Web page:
Derby Castle

Source: ‘Derby Castle’, The Isle of Man Times and General Advertiser, 4 June 1895, p. 2

Text: One of the wonders of the age is on view at Derby Castle in the shape of the Kinetoscope, one of Edison’s latest inventions. Really, the capabilities of the thing are appalling. By its means the following, all working as if in life before the spectator, are shown: – Blacksmith’s shop, contortionist, cock fight, Highland dance, saloon (where a loafer raises a disturbance and is unceremoniously put out), Armand d’Ary (French chanteuse and danseuse, the latest Paris and New York “rage”), wrestling match, prize fight, tumbler, Carmencita, Sandow, reproduction of Buffalo Bill’s Wild West scenes, prize fights &c. Perhaps the simplest method of explanation will be to describe an actual scene. Among the many subjects thus far secured for the Kinetoscope is the interior of a barber’s shop. The beholder, who is looking down through the window of the Kinetoscope cabinet, sees the interior of a barber’s shop. A man is reclining upon a barber’s chair about to be shaved. The barber goes to his case, secures his cup, makes a lather with which he proceeds to lather the man’s face. Meanwhile, a coloured gentleman, who is probably acting in the capacity of a porter, boot-black, and Jack-of-all-trades, is moving about the room. He picks up a newspaper and sits down to read it. Another customer comes in; pulls off hat and coat; the smoke is plainly seen rising from his pipe; picks up a paper to read and await his turn. The coloured gentleman, aforesaid, finds something very funny in the newspaper he is reading, and thereupon he crosses the room and points out the amusing article to the waiting customer. They both laugh and show every sign of amusement. Meanwhile the barber has begun shaving his man, and both the “shaver” and the “shavee” have been going through many motions, the one plainly evincing his desire to hurry through the work of shaving and be ready for the “next”. Now, it should be understood that this is not an imaginary scene, emanating from the pencil or brush of some artist; but it is an accurate photograph of a scene which has actually taken place. Every movement, from the walking of the man across the floor, to the sweep of the razor, is recorded, and is witnessed by the beholder through the window of the Kinetoscope.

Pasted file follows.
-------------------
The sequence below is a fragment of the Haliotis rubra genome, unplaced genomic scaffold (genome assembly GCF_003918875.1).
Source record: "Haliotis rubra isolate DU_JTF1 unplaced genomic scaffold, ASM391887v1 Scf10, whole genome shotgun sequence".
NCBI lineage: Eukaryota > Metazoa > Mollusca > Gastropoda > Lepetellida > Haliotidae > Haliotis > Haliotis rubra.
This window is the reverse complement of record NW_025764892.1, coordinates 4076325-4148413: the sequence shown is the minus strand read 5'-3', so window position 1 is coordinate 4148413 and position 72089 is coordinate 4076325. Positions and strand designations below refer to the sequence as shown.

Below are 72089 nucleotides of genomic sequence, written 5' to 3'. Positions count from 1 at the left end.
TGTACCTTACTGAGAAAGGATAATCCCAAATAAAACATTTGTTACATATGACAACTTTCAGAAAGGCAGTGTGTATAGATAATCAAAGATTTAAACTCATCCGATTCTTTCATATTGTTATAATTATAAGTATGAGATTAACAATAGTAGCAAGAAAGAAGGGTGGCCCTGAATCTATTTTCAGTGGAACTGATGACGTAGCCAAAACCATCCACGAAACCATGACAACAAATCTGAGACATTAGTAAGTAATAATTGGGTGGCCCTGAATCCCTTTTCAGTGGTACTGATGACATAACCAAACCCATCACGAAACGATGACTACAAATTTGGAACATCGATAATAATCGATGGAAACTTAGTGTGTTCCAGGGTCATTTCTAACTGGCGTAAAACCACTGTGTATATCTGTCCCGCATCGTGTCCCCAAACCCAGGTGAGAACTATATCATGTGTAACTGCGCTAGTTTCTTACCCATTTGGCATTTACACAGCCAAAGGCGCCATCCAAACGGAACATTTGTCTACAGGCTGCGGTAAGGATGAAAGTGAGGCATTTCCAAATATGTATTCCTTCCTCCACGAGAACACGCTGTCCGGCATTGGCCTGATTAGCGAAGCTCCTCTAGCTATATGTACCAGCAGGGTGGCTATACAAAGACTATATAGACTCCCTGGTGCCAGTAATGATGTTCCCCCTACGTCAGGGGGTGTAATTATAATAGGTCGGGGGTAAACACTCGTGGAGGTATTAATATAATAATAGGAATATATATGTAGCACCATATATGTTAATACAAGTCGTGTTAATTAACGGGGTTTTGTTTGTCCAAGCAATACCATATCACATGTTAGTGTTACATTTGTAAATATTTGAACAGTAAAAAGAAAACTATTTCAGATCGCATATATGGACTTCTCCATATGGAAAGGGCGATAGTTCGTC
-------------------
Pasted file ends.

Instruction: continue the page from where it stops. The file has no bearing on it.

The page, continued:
Comments: Derby Castle was a dance hall and entertainment venue in Douglas, Isle of Man. The Edison films mentioned include New Blacksmith Shop (1895), The Cock Fight (1894), Highland Dance (1894), A Bar Room Scene (1894), Armand D’Ary (1894), Wrestling Match (1894), Carmencita (1894), The Barber Shop (1893), Sandow (1894) and one of the series of Buffalo Bill films. My thanks to Deac Rossell for alerting me to this article.

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